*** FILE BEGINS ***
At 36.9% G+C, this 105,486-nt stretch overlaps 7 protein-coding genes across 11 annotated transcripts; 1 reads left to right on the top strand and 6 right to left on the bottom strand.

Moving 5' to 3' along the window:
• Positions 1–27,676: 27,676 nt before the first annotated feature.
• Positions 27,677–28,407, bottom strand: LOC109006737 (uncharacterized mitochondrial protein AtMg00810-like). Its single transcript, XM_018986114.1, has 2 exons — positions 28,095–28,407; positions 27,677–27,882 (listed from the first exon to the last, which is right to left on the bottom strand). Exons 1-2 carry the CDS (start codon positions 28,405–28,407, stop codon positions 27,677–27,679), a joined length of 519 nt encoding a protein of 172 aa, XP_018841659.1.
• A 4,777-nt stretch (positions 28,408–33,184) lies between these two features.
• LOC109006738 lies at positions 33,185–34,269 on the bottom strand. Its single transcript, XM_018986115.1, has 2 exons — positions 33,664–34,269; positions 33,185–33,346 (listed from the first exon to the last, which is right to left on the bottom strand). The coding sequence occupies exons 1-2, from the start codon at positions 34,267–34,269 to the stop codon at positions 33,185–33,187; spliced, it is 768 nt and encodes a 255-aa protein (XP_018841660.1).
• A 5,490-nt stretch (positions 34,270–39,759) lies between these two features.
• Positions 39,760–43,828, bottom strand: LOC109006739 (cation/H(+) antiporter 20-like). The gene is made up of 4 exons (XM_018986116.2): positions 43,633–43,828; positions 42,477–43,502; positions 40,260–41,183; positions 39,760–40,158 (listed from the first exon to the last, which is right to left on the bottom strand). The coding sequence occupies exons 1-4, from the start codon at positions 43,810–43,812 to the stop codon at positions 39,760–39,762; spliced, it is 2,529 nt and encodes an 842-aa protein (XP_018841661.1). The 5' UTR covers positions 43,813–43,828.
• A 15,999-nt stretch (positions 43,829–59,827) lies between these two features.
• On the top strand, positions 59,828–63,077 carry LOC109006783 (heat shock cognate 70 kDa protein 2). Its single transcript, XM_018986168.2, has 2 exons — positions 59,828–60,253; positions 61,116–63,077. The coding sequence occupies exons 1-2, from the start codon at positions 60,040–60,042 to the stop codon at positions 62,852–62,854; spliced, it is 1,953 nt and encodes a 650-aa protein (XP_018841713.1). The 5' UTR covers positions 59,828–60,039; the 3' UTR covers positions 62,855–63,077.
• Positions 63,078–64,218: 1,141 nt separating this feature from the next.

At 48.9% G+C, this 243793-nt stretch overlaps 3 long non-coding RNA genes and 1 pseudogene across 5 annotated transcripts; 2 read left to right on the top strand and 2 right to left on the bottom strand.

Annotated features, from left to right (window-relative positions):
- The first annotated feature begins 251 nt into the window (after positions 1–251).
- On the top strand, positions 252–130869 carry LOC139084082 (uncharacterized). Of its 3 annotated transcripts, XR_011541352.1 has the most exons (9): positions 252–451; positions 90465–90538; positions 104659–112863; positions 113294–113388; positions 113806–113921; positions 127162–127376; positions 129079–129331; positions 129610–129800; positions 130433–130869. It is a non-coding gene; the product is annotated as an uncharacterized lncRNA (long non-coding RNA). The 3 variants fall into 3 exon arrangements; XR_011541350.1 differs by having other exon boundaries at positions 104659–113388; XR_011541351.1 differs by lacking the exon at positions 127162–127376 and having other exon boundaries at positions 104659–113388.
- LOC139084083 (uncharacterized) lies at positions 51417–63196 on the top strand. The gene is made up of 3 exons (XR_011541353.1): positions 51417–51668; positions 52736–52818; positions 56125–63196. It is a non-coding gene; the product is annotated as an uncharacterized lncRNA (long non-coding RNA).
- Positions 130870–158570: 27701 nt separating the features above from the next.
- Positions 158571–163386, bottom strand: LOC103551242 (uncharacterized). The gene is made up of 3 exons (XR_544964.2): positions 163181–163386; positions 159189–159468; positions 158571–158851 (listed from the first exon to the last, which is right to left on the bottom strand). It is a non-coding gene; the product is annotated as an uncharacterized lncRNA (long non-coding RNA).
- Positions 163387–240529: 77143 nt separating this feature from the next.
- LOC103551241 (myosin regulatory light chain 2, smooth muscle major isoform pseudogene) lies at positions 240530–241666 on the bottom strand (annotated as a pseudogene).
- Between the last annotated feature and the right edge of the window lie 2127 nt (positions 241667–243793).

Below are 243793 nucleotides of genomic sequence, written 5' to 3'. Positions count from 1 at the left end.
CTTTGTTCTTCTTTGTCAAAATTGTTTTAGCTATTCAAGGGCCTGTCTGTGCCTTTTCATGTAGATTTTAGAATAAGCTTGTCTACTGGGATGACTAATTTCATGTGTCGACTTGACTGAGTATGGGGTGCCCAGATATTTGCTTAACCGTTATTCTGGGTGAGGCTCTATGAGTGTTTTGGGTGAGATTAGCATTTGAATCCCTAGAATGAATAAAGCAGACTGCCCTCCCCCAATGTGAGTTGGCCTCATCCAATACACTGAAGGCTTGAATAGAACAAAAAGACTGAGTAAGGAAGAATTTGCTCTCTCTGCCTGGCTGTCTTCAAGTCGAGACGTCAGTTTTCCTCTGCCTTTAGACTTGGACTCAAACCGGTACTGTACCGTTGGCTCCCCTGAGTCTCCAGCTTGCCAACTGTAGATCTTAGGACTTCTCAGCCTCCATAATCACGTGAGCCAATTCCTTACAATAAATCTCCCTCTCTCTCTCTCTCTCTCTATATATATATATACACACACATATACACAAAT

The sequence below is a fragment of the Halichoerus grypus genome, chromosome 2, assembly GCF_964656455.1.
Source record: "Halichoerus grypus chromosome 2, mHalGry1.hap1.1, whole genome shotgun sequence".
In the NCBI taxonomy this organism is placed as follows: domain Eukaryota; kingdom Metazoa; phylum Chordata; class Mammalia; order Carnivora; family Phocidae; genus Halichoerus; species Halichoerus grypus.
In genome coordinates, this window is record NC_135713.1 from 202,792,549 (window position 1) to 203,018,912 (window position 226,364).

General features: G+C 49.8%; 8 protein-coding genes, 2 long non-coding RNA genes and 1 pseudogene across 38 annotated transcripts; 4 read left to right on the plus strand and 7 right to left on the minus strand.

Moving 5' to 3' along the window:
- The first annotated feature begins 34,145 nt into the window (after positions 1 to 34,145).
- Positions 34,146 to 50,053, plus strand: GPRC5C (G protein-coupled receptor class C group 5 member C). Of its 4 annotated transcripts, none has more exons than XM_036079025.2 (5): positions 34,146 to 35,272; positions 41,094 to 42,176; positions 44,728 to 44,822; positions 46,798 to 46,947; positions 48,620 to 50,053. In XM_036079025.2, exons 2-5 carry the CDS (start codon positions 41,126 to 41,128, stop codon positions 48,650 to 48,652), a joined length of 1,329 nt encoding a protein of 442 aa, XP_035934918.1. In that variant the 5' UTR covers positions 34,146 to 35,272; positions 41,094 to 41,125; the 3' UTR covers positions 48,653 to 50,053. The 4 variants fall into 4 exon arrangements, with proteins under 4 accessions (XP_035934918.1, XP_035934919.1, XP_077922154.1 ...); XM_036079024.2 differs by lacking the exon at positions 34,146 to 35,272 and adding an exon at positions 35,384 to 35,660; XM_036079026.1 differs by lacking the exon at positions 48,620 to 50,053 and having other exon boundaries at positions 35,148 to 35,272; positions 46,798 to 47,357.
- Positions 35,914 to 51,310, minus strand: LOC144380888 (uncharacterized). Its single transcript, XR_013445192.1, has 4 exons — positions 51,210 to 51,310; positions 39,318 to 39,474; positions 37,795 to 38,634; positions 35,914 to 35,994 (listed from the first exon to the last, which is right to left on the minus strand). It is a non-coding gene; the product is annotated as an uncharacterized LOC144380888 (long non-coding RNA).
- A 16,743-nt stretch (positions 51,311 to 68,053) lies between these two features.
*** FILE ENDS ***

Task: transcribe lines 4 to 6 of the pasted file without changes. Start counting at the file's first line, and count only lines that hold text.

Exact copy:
• Positions 27,677–28,407, bottom strand: LOC109006737 (uncharacterized mitochondrial protein AtMg00810-like). Its single transcript, XM_018986114.1, has 2 exons — positions 28,095–28,407; positions 27,677–27,882 (listed from the first exon to the last, which is right to left on the bottom strand). Exons 1-2 carry the CDS (start codon positions 28,405–28,407, stop codon positions 27,677–27,679), a joined length of 519 nt encoding a protein of 172 aa, XP_018841659.1.
• A 4,777-nt stretch (positions 28,408–33,184) lies between these two features.
• LOC109006738 lies at positions 33,185–34,269 on the bottom strand. Its single transcript, XM_018986115.1, has 2 exons — positions 33,664–34,269; positions 33,185–33,346 (listed from the first exon to the last, which is right to left on the bottom strand). The coding sequence occupies exons 1-2, from the start codon at positions 34,267–34,269 to the stop codon at positions 33,185–33,187; spliced, it is 768 nt and encodes a 255-aa protein (XP_018841660.1).